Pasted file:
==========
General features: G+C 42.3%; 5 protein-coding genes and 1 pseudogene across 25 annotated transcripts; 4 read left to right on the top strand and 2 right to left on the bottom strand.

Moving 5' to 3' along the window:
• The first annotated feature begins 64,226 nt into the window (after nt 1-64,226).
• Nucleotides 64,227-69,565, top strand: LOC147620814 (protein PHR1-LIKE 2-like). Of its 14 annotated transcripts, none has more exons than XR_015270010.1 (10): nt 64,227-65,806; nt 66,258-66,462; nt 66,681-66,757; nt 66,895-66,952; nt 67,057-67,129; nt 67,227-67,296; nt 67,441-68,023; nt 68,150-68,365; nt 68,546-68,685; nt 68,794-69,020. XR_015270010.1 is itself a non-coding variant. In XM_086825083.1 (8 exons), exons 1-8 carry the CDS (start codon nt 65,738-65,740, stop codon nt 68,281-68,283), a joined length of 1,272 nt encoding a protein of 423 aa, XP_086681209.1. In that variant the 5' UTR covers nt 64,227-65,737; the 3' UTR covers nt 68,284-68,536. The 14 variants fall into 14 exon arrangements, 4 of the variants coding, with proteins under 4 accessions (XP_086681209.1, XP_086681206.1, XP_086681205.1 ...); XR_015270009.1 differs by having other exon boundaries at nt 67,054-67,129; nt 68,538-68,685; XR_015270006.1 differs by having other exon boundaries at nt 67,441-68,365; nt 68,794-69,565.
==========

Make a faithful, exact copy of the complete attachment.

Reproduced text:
General features: G+C 42.3%; 5 protein-coding genes and 1 pseudogene across 25 annotated transcripts; 4 read left to right on the top strand and 2 right to left on the bottom strand.

Moving 5' to 3' along the window:
• The first annotated feature begins 64,226 nt into the window (after nt 1-64,226).
• Nucleotides 64,227-69,565, top strand: LOC147620814 (protein PHR1-LIKE 2-like). Of its 14 annotated transcripts, none has more exons than XR_015270010.1 (10): nt 64,227-65,806; nt 66,258-66,462; nt 66,681-66,757; nt 66,895-66,952; nt 67,057-67,129; nt 67,227-67,296; nt 67,441-68,023; nt 68,150-68,365; nt 68,546-68,685; nt 68,794-69,020. XR_015270010.1 is itself a non-coding variant. In XM_086825083.1 (8 exons), exons 1-8 carry the CDS (start codon nt 65,738-65,740, stop codon nt 68,281-68,283), a joined length of 1,272 nt encoding a protein of 423 aa, XP_086681209.1. In that variant the 5' UTR covers nt 64,227-65,737; the 3' UTR covers nt 68,284-68,536. The 14 variants fall into 14 exon arrangements, 4 of the variants coding, with proteins under 4 accessions (XP_086681209.1, XP_086681206.1, XP_086681205.1 ...); XR_015270009.1 differs by having other exon boundaries at nt 67,054-67,129; nt 68,538-68,685; XR_015270006.1 differs by having other exon boundaries at nt 67,441-68,365; nt 68,794-69,565.